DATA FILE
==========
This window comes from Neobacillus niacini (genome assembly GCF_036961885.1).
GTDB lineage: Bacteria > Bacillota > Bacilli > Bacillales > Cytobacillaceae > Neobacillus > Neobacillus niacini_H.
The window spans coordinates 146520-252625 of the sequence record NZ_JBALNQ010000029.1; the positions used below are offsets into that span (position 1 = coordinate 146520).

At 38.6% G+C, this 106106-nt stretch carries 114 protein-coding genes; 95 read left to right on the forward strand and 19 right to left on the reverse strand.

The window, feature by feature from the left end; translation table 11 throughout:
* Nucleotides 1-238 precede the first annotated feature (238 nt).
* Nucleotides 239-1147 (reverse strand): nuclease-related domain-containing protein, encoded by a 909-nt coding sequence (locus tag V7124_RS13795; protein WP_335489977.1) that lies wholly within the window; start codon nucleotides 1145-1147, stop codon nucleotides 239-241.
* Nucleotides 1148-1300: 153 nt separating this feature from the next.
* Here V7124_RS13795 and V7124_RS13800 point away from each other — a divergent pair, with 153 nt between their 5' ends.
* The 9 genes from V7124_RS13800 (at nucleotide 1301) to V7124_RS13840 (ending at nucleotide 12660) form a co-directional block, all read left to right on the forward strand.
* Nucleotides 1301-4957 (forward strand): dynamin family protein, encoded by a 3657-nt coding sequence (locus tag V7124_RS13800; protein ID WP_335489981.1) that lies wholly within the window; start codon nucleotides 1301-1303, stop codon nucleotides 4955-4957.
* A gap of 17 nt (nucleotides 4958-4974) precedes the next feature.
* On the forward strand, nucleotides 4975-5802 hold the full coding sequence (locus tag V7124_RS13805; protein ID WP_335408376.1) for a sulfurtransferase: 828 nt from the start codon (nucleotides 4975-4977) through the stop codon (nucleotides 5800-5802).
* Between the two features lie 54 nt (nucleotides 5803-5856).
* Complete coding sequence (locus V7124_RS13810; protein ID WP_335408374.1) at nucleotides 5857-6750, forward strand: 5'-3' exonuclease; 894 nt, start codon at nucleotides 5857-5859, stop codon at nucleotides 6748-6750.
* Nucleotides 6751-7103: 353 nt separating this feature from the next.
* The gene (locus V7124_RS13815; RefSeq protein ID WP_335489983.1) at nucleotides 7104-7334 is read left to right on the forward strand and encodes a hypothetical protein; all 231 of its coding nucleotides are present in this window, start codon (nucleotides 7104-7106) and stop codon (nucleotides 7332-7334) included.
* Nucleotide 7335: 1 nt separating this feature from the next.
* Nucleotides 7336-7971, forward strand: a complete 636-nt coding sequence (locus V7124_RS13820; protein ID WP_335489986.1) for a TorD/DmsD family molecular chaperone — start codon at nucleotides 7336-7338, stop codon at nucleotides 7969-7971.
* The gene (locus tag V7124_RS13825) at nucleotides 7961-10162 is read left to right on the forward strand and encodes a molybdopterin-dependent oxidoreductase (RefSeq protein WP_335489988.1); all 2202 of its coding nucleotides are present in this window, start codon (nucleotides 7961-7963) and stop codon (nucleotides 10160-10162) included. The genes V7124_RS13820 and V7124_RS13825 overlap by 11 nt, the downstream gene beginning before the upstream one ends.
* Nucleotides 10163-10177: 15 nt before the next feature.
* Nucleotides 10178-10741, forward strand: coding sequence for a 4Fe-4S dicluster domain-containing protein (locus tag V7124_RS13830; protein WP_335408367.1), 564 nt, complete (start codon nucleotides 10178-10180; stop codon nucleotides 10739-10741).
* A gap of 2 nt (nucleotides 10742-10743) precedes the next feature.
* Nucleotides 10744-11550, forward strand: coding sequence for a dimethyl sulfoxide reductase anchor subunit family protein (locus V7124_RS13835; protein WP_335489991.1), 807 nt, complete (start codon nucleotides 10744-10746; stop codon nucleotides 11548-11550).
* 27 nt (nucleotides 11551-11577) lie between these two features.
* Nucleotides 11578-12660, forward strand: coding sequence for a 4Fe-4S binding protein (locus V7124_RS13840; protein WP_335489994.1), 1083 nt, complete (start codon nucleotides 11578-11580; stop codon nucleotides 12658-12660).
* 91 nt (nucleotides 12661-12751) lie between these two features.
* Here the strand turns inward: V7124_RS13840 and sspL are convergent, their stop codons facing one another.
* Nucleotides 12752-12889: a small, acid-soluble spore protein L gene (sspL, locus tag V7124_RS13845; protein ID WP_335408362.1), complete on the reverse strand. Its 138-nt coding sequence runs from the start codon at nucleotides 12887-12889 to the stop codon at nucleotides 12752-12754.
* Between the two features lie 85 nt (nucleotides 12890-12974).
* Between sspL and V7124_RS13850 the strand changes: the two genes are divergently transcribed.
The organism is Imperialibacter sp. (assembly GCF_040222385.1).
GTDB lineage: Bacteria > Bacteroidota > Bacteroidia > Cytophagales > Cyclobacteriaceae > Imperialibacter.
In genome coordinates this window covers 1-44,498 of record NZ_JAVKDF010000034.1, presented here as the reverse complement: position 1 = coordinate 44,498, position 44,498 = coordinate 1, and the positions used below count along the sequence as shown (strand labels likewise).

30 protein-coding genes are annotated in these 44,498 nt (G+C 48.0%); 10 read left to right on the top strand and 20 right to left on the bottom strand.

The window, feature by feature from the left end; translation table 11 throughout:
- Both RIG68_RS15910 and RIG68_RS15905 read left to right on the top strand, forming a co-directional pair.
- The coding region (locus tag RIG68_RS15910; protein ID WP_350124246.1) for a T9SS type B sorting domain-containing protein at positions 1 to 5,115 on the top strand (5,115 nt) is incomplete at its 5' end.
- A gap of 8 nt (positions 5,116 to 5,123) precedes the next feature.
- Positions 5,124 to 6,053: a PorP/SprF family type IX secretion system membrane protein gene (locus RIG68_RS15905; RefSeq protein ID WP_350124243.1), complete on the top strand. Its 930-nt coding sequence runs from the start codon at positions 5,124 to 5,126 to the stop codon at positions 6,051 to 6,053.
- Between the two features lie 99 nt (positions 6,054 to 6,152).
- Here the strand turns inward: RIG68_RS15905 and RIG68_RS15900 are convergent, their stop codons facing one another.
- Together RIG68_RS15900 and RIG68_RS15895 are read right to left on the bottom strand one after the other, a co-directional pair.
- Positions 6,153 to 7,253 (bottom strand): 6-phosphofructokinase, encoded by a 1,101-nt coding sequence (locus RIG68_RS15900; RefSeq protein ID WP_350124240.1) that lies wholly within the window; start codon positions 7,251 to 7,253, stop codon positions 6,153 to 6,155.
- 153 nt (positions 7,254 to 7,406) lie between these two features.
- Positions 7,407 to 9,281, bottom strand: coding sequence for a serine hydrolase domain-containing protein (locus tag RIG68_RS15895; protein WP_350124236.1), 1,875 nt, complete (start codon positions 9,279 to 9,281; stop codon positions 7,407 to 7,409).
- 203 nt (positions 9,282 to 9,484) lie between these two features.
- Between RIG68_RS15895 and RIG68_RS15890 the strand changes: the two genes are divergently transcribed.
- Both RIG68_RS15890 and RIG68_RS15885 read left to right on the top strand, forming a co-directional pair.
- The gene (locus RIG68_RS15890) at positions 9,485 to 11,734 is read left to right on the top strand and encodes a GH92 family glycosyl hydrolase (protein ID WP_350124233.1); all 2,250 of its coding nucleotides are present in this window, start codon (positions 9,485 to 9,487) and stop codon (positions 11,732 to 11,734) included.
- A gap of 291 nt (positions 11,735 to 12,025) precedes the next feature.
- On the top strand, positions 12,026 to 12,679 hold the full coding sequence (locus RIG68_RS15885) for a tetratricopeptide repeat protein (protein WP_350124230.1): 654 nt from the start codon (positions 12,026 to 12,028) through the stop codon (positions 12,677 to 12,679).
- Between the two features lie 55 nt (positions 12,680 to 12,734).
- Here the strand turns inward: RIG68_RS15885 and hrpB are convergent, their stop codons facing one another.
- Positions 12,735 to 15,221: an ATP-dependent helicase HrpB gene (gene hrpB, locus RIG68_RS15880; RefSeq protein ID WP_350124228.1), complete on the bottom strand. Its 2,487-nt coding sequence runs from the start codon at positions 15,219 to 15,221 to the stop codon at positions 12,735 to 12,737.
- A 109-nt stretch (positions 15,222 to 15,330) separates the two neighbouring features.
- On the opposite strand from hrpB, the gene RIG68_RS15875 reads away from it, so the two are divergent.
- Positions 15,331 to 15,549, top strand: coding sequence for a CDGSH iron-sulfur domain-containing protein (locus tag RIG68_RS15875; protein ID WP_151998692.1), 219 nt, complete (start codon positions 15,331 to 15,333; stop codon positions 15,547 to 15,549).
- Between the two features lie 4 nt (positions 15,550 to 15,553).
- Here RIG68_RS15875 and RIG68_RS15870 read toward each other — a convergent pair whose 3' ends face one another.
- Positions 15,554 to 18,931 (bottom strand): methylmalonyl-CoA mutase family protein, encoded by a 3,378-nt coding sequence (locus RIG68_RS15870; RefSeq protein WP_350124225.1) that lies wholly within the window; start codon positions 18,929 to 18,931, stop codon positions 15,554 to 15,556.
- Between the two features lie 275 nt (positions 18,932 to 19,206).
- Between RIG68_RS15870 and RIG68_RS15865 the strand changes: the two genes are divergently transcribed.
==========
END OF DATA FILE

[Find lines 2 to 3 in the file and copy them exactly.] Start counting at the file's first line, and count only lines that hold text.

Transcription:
GTDB lineage: Bacteria > Bacillota > Bacilli > Bacillales > Cytobacillaceae > Neobacillus > Neobacillus niacini_H.
The window spans coordinates 146520-252625 of the sequence record NZ_JBALNQ010000029.1; the positions used below are offsets into that span (position 1 = coordinate 146520).